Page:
Today, I’ve been thinking about a story-telling tool to help me “break” the stories of a site for the experiment I’ve been rethinking. I think I’m looking for something that meets the following criteria:
- Collaborative – more than one author
- Handles all sorts of media types
- Includes tags
- Allows the author(s) to see and manipulate the links between “Natoms” in networks
- Ability to turn some tags into narrative order (to create my “kernels”)
- Works with ontologies (eg OWL)
- Complies with data standards (eg RDF)
(There may be more criteria – can anyone suggest any?).
So, first of all, I thought Twine, which can do the Network thing, and the Kernel order thing, and I’ve even “broken” a story with it. But its not collaborative (well, it may be in version two) and doesn’t handle different media easily – I did get it to handle music (just about), but its not easy.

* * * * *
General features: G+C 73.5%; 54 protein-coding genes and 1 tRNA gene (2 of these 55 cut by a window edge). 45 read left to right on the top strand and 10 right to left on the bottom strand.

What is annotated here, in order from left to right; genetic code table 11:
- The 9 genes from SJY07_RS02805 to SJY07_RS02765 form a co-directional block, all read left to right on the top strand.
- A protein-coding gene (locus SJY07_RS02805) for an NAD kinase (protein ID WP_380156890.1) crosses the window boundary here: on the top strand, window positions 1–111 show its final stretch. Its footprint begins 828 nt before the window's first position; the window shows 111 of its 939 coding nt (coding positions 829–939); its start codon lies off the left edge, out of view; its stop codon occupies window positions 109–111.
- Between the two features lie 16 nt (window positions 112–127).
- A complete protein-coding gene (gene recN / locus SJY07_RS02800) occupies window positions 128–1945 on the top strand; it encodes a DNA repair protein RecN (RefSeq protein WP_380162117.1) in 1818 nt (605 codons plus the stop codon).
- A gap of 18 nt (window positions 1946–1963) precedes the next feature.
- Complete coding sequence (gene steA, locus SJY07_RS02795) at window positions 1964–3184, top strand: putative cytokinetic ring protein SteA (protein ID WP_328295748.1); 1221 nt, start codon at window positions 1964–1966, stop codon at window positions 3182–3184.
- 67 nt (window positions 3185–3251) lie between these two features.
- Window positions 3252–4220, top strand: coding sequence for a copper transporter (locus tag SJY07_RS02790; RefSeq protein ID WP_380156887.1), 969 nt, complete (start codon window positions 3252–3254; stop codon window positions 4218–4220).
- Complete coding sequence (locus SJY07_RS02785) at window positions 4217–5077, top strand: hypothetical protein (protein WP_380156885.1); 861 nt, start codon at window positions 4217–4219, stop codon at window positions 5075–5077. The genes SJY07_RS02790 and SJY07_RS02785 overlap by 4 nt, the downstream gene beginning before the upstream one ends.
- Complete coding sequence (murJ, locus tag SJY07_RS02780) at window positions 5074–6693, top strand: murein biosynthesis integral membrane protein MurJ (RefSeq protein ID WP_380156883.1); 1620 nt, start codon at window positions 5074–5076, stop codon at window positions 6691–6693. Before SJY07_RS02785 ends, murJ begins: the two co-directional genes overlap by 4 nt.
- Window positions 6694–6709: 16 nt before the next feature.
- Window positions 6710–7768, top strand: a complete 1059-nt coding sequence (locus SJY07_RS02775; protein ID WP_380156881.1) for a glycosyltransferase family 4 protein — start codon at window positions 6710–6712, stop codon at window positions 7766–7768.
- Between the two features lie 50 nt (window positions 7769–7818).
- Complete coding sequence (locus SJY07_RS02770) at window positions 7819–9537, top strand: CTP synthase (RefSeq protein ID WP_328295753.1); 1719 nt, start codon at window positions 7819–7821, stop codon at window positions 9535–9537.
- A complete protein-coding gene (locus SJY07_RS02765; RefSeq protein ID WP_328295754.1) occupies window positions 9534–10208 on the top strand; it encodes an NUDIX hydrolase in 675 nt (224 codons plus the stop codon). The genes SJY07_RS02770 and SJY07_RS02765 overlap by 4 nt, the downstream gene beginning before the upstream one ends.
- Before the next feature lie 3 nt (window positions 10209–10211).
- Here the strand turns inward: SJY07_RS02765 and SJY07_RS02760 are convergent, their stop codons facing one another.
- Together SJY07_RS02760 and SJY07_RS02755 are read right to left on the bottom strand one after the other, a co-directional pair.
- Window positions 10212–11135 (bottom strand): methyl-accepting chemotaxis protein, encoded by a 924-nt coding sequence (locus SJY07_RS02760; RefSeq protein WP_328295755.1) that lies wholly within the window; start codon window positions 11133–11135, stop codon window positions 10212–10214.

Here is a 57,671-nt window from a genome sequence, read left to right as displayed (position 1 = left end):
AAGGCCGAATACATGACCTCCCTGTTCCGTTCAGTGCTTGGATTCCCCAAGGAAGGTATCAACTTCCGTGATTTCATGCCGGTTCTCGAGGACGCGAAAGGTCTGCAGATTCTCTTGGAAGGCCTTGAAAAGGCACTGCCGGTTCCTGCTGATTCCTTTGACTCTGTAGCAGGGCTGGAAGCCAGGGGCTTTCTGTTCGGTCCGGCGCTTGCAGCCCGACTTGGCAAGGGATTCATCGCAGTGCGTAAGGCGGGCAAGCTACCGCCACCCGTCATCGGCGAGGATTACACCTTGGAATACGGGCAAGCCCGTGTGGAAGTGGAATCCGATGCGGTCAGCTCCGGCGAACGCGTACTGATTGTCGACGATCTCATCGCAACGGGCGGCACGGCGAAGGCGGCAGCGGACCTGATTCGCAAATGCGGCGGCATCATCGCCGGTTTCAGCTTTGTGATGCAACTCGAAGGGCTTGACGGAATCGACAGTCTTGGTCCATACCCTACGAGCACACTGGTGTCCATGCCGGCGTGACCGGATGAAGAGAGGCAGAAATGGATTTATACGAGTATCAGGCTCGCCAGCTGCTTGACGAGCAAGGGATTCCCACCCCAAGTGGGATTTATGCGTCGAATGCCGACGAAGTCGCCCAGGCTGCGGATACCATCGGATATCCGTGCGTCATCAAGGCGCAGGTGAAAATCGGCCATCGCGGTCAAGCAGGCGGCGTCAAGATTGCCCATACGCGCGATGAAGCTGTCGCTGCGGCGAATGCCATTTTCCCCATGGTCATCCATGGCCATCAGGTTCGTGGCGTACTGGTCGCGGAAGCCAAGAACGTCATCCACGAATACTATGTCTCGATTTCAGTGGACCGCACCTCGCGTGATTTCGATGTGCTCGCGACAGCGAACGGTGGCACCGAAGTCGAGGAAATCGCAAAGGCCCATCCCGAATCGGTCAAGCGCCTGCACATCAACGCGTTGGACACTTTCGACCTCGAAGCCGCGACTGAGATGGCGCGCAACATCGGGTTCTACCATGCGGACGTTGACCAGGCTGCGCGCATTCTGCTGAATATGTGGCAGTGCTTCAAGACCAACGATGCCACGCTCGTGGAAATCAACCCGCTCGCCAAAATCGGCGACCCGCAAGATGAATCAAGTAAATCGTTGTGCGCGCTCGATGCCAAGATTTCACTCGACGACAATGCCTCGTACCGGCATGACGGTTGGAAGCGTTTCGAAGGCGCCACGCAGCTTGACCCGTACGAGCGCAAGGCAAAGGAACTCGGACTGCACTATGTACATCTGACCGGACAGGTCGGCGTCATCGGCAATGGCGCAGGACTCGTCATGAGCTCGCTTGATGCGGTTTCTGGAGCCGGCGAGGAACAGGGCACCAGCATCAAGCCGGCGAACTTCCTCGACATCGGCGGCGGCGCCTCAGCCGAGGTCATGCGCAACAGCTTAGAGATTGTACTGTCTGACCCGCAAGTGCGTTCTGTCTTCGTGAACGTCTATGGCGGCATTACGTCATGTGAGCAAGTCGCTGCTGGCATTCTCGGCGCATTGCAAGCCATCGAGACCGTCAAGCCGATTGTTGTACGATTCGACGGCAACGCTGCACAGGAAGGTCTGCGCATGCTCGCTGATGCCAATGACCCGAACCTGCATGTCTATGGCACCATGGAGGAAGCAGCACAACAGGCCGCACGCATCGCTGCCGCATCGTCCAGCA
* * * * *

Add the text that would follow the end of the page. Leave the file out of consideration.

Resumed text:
So then I got into the sort of software academics use to build their data networks. But the learning curve on most of them looks pretty steep. Then I remembered hearing about Scalar. Scalar looks quite interesting. It’s built to make interactive e-book multimedia dissertations really, but it might do the job I need. It works with OWL and RDF, uses, tags, makes narrative paths and does some very pretty network visualisations. Its definitely collaborative and handles lots of media types.
What I haven’t worked out is whether I can make the paths conditional (which I think I need) and wehther it can publish to a stand alone file, or whether it requires a web-connection. If it does require a web connection, then I can’t use it during the experiment, because I’m not likely to have we access anywhere where the experiment takes place.
Anyway its worth a deeper look, and maybe a play-around with.